The magnificent altarpiece by Rosso Fiorentino on display at Palazzo Strozzi summarizes the meaning and sense of the exhibition: in spite of the celebrity and notoriety of the works it offers multiple layers of enjoyment and interpretation for the scholar and for the art lover alike.
The first important choice for the curators of the exhibit was to avoid as much as possible the word “mannerism”, discarding a reassuring label and to keeping the focus on the artworks and the personalities of the artists, permitting the works themselves to communicate without preconceived conditions or imposed structure.
Immediately upon entering the first room of the exhibit we are faced with three different styles and languages: the older Andrea del Sarto, master in blending different influences and frequently described as eclectic; Pontormo trying to fuse grandiosity in composition and naturalism in detail; and Rosso holding on to the purity, both spiritual and artistic, of the early Renaissance.
Even while they knew each other and saw each other frequently their artistic destiny diverged early on: Pontormo spent his life in Florence, concentrating on elaborate compositions like the wonderfully restored Pala Pucci. Rosso, ambitious and unfortunate at first, traveled from one city to another pursuing his rougher and more rigid vision.
The thematic sections devoted to drawings and portrait further underline their differences: Pontormo more intimate and sensitive to emotions, displaying a more modern sensibility, and Rosso more abstract and archaic. Rosso’s portraits are modelled on Castiglione’s Cortegiano, the ideal Renaissance gentleman, and are technically archaically refined. This is a unique occasion to admire in one place all but one of his most noted and attributed portraits.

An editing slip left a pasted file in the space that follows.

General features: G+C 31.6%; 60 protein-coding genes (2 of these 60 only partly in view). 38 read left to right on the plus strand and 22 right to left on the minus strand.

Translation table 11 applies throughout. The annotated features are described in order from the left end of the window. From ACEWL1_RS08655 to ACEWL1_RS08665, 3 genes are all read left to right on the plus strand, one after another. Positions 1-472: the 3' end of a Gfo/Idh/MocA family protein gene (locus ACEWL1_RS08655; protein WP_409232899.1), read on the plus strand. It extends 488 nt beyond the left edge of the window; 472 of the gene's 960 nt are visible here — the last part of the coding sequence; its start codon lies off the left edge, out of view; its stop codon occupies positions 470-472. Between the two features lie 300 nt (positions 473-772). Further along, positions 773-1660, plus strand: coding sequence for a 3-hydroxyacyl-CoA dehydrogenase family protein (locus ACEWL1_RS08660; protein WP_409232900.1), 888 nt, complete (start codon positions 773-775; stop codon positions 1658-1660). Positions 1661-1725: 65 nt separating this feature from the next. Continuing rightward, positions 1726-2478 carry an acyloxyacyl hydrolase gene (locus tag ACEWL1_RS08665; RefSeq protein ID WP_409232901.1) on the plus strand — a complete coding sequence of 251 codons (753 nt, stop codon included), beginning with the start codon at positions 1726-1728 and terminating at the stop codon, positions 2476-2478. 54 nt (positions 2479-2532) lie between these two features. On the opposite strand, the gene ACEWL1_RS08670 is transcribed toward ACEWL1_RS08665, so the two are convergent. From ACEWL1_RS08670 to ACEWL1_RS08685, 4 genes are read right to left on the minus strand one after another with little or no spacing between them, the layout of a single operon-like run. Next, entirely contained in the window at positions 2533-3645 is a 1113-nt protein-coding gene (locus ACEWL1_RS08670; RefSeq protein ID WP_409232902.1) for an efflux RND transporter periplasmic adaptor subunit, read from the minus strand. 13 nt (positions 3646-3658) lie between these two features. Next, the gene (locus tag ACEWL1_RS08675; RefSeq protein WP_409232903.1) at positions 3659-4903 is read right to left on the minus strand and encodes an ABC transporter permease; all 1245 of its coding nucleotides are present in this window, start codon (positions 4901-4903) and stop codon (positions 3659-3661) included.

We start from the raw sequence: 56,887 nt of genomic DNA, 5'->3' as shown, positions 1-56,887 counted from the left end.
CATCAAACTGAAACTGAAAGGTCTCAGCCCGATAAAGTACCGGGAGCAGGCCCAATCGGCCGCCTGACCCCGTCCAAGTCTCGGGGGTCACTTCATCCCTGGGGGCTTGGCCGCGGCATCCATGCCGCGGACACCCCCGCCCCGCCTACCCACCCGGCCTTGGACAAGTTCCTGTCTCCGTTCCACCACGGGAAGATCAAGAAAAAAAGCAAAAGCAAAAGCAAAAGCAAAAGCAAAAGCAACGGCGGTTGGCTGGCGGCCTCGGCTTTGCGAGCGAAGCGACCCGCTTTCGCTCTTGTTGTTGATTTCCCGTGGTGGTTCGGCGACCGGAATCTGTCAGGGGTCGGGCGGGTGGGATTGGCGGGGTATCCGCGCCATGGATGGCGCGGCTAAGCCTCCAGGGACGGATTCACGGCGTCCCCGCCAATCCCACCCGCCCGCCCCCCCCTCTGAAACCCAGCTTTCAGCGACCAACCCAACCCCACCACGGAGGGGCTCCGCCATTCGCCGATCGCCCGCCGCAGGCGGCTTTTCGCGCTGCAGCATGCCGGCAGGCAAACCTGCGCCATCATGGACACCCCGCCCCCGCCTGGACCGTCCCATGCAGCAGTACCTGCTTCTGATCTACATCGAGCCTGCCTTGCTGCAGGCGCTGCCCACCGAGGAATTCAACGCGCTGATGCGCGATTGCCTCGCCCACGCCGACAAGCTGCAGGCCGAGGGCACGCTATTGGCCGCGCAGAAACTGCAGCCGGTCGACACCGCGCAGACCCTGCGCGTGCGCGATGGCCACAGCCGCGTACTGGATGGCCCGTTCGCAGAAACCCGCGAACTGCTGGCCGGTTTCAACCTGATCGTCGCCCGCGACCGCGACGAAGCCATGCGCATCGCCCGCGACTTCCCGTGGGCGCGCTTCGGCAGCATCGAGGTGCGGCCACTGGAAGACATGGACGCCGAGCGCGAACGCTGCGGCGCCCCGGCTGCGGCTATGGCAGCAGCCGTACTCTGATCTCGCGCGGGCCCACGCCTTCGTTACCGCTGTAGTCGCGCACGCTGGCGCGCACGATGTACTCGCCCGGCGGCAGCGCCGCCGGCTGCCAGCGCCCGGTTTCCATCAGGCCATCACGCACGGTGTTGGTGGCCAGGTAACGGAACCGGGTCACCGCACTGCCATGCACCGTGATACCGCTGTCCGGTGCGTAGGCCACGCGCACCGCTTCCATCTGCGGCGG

Another important detail is the limited time period covered by the works, barely 30 years, but full of events that changed religion politics and culture, from the Reformation to the sack of Rome, and Pontormo and Rosso reflect this turmoil in their creations. Rosso more inclined to (black) magic and rituals, and Pontormo seduced by German art, especially Durer (and possibly by heretical ideas).
The final sections of the exhibit produce a cinematographic-like plot twist. After his peregrinations Rosso became court painter for Francis I King of France. His cultivated style, his good knowledge of Michelangelo and his Florentine origins became a pass to success and led to the internationalization of the concept of Renaissance. On the contrary Pontormo’s works after 1540, thanks in part to an jealous and ungenerous Vasari, have been either destroyed or lost, leaving us to conjecture, at least up to the present.
The Palazzo Strozzi website offers information on timetables and events related to the exhibition.
A Florentine itinerary on Pontormo and Rosso, including the exhibition and the Deposition of Pontormo in Santa Felicita (and more) can be arranged in a tour, just contact us with your request, and remember that holders of an Uffizi ticket get a special 5€ ticket for the exhibition.
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